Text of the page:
Year 11 - The gap between the medians is large compared to the overall spread of the two boxes. The difference in the medians is 5-3.2 = 1.8kg and the overall middle spread is 5.5 - 2.2 = 3.3kg. This means the higher boys median is likely to be reflected in the whole population so we can say "Yes; boy's bags are likely to be heavier than girl's bags".
Year 12 becomes more technical again as use of the informal interval 1.5*IQR/√n is established. The results here support the claim that boys bags are heavier.
Year 13 is about "bootstrapping" and testing for difference. Again this analysis supports the claim.

        In statistics "The Eyes have it!" the
        eys have it

Means, medians and modes as measures of the middle have been replaced by the concept of "typical". The Census@Schools website is the GOTO site for all information. The "dot plot" and the "box and whisker plot" of sampled data is everything for Y7 to 11. The concepts of survey and sampling prioritised.

 iNZight software is found by asking the internet "iNZight software". Other online software like NZGRAPHER work on iPads and Cellphones. InZight Lite is a smart 21st C software solution.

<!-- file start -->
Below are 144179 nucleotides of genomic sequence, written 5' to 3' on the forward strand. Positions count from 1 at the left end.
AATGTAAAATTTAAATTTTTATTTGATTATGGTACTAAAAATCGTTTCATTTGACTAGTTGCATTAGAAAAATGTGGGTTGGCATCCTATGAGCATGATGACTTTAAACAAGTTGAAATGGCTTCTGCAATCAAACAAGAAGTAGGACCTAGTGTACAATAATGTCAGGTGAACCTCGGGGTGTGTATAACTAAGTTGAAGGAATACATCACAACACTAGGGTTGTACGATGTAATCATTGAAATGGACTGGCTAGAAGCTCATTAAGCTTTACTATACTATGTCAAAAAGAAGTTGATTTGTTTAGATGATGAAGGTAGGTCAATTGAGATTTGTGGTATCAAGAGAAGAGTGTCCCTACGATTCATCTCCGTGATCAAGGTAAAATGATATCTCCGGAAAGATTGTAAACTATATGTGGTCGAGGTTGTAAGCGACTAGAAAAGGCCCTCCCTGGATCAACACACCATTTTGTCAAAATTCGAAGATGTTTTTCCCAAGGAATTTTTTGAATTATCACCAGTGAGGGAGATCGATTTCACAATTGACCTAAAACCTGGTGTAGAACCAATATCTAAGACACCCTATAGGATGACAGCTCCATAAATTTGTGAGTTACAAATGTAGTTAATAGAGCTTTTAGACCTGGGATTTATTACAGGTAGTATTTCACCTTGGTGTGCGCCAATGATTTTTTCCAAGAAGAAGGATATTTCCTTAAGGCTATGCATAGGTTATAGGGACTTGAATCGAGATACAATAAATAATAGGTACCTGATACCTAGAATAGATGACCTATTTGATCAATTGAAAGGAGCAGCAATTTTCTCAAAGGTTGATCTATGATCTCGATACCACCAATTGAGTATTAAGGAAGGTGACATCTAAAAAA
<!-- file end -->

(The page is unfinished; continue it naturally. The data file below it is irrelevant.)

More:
WARNING! Do not let younger students (Year 6,7,8 or even 9 and 10) make use of software to make dot plots and box and whisker graphs before they can tell you how to make these things by hand and explain all features. Show them too soon and they will never draw one again and miss out on that "learn by doing" experience. "Learning travels up your arms"and I told many students this view. Learn by doing!

Students should not be introduced to the Box and Whisker until they are multiplicative and appreciate that 1/4 of the data populates each part despite the whiskers and boxes in the middle 50% being different sizes. The Box and Whisker is a brilliant tool for displaying information and comparing information. It is loaded with deep understandings and connections. In the diagram is LQ, Middle 50%, median, UQ, IQR, Range, Min, Max and with teh Dot Plot we add Shape, Spread, MIddle and Oddities. These "simple" graphs contain everything except the context!

Here is a diagnostic test to help know if students are ready to move on.
Which section A, B, C or D  of this box and whisker has the most data?

Quarters 2

Students who choose the largest D or even A or even B are of course all incorrect but do so because larger is bigger and more. This is the world of the additive thinker; "What happened yesterday will happen tomorrow", "More is better", Bigger is better",  "One thing dominates thinking and connections do not exist past simple obvious links".